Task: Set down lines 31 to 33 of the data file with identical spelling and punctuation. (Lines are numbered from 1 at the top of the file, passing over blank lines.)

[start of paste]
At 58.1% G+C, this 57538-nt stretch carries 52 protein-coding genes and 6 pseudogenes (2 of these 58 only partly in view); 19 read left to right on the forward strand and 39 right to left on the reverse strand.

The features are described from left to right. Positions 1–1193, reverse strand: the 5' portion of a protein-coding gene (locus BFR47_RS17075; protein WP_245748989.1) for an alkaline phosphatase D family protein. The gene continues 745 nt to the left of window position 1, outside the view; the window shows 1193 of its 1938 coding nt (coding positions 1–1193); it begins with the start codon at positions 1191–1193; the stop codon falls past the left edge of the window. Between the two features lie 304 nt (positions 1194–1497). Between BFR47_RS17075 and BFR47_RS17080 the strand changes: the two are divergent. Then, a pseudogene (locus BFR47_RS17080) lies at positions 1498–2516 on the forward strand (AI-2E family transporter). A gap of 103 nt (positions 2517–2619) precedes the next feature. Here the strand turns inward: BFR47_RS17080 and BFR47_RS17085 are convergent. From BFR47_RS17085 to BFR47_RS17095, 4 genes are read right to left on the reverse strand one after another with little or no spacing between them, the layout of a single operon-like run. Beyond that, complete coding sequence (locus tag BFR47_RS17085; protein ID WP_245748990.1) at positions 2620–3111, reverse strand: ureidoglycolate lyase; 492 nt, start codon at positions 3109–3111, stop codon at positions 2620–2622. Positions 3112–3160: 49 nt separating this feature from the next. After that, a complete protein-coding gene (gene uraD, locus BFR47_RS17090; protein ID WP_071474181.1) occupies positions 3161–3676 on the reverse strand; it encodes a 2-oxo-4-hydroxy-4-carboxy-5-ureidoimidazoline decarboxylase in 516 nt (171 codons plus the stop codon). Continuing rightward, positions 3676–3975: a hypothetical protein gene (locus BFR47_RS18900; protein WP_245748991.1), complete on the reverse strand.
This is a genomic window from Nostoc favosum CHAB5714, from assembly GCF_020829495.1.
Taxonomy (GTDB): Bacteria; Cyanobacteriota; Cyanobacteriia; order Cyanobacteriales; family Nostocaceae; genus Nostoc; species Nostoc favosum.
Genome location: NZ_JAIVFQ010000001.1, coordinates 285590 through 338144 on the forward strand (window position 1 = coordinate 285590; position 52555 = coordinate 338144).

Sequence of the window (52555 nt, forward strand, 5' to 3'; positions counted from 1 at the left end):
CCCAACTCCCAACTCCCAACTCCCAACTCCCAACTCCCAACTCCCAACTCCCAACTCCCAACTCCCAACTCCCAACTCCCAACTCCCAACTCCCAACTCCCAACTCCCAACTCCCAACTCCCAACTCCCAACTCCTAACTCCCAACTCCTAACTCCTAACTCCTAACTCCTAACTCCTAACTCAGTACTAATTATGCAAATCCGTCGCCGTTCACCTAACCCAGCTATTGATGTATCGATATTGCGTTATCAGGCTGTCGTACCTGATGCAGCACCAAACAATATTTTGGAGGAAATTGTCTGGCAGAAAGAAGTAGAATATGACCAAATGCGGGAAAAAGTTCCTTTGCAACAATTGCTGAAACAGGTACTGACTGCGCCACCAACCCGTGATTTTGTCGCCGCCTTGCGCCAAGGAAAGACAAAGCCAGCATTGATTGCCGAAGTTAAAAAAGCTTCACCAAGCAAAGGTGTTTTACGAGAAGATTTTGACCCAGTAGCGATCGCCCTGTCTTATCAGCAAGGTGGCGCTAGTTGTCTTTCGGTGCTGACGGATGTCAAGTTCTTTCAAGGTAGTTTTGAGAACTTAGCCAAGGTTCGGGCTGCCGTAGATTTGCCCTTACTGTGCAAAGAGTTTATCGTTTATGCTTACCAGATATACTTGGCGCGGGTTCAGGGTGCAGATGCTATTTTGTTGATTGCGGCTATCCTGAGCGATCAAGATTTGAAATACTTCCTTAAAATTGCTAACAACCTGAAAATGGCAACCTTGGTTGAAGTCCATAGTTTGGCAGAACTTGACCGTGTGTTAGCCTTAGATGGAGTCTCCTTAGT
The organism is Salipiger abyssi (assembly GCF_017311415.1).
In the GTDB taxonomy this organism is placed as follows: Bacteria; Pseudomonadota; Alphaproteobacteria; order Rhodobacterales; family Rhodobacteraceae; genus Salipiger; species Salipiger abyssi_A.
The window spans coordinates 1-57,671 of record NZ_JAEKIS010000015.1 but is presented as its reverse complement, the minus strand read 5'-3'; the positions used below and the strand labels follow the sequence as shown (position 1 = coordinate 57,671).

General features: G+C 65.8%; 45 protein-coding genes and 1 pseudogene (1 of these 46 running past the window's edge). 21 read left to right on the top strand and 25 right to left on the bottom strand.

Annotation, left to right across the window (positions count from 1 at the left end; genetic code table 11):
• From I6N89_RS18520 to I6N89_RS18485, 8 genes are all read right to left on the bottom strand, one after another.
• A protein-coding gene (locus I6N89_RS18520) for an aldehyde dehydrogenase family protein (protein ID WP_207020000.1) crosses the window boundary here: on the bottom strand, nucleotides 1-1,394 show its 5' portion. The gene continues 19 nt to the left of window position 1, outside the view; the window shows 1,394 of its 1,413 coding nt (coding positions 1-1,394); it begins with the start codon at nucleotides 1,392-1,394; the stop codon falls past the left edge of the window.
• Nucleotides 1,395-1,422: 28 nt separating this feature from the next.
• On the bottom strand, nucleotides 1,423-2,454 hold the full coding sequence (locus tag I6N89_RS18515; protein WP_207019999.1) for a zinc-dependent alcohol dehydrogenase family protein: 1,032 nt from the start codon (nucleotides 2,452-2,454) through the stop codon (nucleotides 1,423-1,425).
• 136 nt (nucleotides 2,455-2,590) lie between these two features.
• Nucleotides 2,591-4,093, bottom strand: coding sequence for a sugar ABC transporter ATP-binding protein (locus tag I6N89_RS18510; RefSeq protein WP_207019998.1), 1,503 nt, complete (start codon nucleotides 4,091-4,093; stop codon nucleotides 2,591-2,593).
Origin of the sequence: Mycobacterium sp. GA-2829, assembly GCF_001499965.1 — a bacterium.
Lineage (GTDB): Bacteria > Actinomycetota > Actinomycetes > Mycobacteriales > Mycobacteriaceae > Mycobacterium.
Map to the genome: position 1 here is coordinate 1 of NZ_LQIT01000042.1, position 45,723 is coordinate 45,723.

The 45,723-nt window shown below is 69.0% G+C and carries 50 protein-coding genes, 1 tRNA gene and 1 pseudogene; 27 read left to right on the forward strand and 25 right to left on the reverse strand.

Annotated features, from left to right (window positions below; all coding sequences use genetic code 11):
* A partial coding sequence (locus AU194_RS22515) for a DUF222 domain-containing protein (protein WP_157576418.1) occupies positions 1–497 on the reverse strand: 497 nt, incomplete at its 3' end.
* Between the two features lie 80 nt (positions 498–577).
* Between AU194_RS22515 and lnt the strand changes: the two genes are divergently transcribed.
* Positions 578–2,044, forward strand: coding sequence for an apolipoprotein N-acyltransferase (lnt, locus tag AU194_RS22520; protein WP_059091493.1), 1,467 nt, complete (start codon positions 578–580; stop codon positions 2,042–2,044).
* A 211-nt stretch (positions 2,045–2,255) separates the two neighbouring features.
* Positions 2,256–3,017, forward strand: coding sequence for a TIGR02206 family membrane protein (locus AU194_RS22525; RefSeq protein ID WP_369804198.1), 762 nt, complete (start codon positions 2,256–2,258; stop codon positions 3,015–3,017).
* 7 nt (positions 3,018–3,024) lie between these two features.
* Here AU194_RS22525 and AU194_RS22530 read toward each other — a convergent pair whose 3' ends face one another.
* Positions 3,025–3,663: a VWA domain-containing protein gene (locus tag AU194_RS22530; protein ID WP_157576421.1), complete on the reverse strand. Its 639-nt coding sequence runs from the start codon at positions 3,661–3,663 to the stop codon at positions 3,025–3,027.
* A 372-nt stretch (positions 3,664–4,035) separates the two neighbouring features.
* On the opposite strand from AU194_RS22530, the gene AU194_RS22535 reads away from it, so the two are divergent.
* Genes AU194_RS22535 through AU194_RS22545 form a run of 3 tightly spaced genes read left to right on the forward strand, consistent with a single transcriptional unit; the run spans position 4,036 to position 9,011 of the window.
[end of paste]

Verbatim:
* Here AU194_RS22525 and AU194_RS22530 read toward each other — a convergent pair whose 3' ends face one another.
* Positions 3,025–3,663: a VWA domain-containing protein gene (locus tag AU194_RS22530; protein ID WP_157576421.1), complete on the reverse strand. Its 639-nt coding sequence runs from the start codon at positions 3,661–3,663 to the stop codon at positions 3,025–3,027.
* A 372-nt stretch (positions 3,664–4,035) separates the two neighbouring features.